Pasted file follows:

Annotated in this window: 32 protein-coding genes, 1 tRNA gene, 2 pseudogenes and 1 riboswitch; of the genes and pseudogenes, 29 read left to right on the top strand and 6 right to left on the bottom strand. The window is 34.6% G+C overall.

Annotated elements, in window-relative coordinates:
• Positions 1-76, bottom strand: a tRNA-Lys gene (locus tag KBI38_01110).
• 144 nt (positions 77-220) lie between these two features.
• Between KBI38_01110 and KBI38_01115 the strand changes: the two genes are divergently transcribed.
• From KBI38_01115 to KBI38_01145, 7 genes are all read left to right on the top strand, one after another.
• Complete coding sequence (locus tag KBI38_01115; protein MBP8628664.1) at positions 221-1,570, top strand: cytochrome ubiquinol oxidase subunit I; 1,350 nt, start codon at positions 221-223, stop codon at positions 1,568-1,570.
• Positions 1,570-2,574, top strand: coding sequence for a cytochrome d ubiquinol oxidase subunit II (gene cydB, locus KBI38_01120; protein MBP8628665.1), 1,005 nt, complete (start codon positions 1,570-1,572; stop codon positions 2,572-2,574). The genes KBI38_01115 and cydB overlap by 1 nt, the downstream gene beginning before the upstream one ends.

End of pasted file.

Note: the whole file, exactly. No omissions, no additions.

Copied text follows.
Annotated in this window: 32 protein-coding genes, 1 tRNA gene, 2 pseudogenes and 1 riboswitch; of the genes and pseudogenes, 29 read left to right on the top strand and 6 right to left on the bottom strand. The window is 34.6% G+C overall.

Annotated elements, in window-relative coordinates:
• Positions 1-76, bottom strand: a tRNA-Lys gene (locus tag KBI38_01110).
• 144 nt (positions 77-220) lie between these two features.
• Between KBI38_01110 and KBI38_01115 the strand changes: the two genes are divergently transcribed.
• From KBI38_01115 to KBI38_01145, 7 genes are all read left to right on the top strand, one after another.
• Complete coding sequence (locus tag KBI38_01115; protein MBP8628664.1) at positions 221-1,570, top strand: cytochrome ubiquinol oxidase subunit I; 1,350 nt, start codon at positions 221-223, stop codon at positions 1,568-1,570.
• Positions 1,570-2,574, top strand: coding sequence for a cytochrome d ubiquinol oxidase subunit II (gene cydB, locus KBI38_01120; protein MBP8628665.1), 1,005 nt, complete (start codon positions 1,570-1,572; stop codon positions 2,572-2,574). The genes KBI38_01115 and cydB overlap by 1 nt, the downstream gene beginning before the upstream one ends.